Cure | Chicago Reader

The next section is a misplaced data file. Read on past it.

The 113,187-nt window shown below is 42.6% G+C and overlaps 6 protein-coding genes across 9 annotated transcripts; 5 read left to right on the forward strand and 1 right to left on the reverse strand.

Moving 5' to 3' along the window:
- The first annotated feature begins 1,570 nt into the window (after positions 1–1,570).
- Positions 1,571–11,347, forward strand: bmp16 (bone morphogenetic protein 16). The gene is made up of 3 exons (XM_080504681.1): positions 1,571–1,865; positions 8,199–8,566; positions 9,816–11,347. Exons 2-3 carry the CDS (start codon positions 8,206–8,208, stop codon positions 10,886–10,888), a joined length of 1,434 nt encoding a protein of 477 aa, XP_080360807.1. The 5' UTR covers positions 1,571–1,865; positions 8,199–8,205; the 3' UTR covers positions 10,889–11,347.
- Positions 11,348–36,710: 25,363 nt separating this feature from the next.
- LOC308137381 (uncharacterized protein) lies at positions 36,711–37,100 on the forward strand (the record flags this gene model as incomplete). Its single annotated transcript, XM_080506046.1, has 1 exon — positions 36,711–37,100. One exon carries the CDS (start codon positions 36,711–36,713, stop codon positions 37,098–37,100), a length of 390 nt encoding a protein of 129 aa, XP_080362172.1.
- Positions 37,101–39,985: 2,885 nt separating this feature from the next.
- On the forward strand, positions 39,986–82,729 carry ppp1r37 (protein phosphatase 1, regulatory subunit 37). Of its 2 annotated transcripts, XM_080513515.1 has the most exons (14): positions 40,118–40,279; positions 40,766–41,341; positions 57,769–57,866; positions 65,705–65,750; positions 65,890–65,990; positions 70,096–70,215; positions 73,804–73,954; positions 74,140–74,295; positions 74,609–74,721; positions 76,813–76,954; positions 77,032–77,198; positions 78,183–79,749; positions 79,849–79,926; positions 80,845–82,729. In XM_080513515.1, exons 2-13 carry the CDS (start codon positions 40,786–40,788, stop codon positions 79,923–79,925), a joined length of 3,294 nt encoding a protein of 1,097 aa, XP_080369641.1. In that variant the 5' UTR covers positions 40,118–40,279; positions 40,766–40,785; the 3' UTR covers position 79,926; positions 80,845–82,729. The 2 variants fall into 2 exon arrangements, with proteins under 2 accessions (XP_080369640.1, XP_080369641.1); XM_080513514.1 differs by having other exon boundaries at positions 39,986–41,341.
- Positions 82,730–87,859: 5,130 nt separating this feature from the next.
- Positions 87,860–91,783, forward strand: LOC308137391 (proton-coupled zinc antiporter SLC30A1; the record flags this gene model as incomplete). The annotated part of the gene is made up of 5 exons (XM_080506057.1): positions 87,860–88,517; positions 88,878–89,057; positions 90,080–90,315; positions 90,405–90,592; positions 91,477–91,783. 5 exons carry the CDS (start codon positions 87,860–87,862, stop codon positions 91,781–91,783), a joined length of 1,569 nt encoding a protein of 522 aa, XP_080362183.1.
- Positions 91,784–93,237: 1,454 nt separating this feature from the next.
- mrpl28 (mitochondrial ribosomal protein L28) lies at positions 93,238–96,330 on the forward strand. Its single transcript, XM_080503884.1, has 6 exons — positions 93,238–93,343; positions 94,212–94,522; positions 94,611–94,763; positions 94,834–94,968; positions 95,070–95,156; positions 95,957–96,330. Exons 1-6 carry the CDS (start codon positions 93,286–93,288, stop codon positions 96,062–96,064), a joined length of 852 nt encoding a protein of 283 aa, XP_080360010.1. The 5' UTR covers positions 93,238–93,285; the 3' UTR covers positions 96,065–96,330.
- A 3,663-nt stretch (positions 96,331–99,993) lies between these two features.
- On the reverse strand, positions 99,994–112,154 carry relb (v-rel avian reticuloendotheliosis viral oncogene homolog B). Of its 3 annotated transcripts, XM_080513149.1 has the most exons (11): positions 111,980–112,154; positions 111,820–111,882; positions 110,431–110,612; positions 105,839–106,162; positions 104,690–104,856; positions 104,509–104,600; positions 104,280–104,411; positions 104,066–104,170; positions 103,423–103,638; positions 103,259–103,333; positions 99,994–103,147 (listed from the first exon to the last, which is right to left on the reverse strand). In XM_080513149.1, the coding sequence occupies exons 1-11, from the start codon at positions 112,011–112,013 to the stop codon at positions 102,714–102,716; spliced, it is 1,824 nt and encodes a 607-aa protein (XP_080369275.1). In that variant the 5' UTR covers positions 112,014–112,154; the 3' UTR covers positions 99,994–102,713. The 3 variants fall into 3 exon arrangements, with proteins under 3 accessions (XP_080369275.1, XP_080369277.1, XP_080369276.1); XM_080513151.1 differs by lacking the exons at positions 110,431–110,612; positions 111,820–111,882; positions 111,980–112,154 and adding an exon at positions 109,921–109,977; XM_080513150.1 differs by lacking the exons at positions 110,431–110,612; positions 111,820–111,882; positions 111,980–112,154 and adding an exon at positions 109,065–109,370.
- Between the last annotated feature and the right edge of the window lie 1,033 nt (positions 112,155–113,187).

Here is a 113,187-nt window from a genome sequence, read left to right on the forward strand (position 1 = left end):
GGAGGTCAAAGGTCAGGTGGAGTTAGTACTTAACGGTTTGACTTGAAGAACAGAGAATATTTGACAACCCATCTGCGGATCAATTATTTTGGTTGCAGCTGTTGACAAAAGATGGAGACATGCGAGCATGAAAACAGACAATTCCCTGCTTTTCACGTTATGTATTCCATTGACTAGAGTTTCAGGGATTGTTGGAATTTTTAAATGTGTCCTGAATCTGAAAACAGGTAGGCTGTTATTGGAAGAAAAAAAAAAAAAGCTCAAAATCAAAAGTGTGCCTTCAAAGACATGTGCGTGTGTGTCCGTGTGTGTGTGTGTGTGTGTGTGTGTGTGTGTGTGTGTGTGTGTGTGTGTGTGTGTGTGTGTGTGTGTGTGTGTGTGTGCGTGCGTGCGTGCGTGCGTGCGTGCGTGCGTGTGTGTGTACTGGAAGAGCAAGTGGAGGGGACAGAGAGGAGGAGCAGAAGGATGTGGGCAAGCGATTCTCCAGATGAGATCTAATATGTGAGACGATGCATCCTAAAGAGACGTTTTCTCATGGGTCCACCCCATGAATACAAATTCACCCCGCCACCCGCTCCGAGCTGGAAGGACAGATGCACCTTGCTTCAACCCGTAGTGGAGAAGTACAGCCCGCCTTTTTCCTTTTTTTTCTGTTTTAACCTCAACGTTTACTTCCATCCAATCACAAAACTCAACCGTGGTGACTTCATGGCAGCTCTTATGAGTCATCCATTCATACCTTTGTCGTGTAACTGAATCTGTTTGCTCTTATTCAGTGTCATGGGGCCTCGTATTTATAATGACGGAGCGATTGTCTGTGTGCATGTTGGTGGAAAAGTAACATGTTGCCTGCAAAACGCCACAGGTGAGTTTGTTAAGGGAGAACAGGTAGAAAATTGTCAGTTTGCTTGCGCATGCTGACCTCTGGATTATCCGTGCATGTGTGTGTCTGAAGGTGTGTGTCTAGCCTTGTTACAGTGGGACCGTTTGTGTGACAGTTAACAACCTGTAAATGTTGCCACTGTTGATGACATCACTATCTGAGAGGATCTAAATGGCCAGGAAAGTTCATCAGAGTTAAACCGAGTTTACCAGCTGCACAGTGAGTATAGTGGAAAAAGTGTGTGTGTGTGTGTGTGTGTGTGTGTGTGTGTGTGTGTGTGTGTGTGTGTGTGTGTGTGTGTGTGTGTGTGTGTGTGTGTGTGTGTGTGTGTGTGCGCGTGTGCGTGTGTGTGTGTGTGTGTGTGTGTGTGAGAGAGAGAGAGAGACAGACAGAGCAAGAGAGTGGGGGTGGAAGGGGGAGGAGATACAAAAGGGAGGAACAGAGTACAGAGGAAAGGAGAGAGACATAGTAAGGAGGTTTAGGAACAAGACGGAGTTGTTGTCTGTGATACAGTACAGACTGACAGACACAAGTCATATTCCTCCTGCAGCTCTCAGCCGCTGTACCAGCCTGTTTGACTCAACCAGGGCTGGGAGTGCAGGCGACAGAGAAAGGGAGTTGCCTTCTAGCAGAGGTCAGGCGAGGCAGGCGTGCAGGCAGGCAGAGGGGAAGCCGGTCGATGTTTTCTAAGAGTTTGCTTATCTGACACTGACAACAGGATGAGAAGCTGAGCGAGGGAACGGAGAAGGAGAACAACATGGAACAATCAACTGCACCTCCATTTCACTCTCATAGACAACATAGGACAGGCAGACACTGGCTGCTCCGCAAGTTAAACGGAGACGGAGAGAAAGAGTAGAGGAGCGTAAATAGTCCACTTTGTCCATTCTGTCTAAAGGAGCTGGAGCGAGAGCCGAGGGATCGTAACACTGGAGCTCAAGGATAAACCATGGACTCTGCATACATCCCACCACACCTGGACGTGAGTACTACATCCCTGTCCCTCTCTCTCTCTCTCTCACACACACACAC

The prolific Japanese director Kiyoshi Kurosawa has been at work for nearly two decades, sometimes making straight-to-video features but more recently receiving some belated international recognition. The engrossing Cure (1998, 111 min.) stars Koji Yakusho (Shall We Dance?, The Eel) as a troubled detective exploring a series of murders committed through hypnotic suggestion (as in The Manchurian Candidate), and while its creepy mystery plot is easy enough to follow even when it turns metaphysical, it's unsatisfying as a story precisely because it aspires to create a mounting sense of dread by enlarging questions rather than answering them. Like other recent thrillers by this director, it's fairly grisly, though Kurosawa's frequent long shots impart a cool, detached tone to the cruelty and violence. Stylistically it's the most inventive Japanese feature I've seen in some time, much more unpredictable than Takeshi Kitano's recent yakuza exercises.

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